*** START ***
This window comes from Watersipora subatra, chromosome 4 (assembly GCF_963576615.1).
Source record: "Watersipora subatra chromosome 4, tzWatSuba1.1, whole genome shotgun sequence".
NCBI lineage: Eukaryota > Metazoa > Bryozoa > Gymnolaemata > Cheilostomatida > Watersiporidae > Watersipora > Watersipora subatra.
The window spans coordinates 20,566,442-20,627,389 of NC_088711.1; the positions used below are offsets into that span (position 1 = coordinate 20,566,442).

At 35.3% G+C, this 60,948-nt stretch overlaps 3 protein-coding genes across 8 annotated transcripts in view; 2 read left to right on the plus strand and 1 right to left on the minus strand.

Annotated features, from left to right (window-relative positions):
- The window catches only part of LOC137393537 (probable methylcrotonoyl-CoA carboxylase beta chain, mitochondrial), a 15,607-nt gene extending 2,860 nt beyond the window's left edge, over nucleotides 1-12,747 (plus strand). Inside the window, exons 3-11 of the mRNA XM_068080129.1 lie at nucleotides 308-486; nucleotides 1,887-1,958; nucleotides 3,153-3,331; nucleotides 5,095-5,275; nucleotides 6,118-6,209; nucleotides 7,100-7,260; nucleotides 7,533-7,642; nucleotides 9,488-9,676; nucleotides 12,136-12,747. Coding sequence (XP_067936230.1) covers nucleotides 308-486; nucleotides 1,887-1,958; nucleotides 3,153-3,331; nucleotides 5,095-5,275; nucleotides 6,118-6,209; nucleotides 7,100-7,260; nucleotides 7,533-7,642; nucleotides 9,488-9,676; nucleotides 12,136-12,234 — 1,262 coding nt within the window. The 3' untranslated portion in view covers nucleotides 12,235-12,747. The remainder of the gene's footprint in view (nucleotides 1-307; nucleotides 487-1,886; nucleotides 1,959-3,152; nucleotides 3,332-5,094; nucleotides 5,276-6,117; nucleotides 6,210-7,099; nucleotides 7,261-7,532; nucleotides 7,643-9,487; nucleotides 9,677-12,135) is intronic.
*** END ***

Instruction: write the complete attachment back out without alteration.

This window comes from Watersipora subatra, chromosome 4 (assembly GCF_963576615.1).
Source record: "Watersipora subatra chromosome 4, tzWatSuba1.1, whole genome shotgun sequence".
NCBI lineage: Eukaryota > Metazoa > Bryozoa > Gymnolaemata > Cheilostomatida > Watersiporidae > Watersipora > Watersipora subatra.
The window spans coordinates 20,566,442-20,627,389 of NC_088711.1; the positions used below are offsets into that span (position 1 = coordinate 20,566,442).

At 35.3% G+C, this 60,948-nt stretch overlaps 3 protein-coding genes across 8 annotated transcripts in view; 2 read left to right on the plus strand and 1 right to left on the minus strand.

Annotated features, from left to right (window-relative positions):
- The window catches only part of LOC137393537 (probable methylcrotonoyl-CoA carboxylase beta chain, mitochondrial), a 15,607-nt gene extending 2,860 nt beyond the window's left edge, over nucleotides 1-12,747 (plus strand). Inside the window, exons 3-11 of the mRNA XM_068080129.1 lie at nucleotides 308-486; nucleotides 1,887-1,958; nucleotides 3,153-3,331; nucleotides 5,095-5,275; nucleotides 6,118-6,209; nucleotides 7,100-7,260; nucleotides 7,533-7,642; nucleotides 9,488-9,676; nucleotides 12,136-12,747. Coding sequence (XP_067936230.1) covers nucleotides 308-486; nucleotides 1,887-1,958; nucleotides 3,153-3,331; nucleotides 5,095-5,275; nucleotides 6,118-6,209; nucleotides 7,100-7,260; nucleotides 7,533-7,642; nucleotides 9,488-9,676; nucleotides 12,136-12,234 — 1,262 coding nt within the window. The 3' untranslated portion in view covers nucleotides 12,235-12,747. The remainder of the gene's footprint in view (nucleotides 1-307; nucleotides 487-1,886; nucleotides 1,959-3,152; nucleotides 3,332-5,094; nucleotides 5,276-6,117; nucleotides 6,210-7,099; nucleotides 7,261-7,532; nucleotides 7,643-9,487; nucleotides 9,677-12,135) is intronic.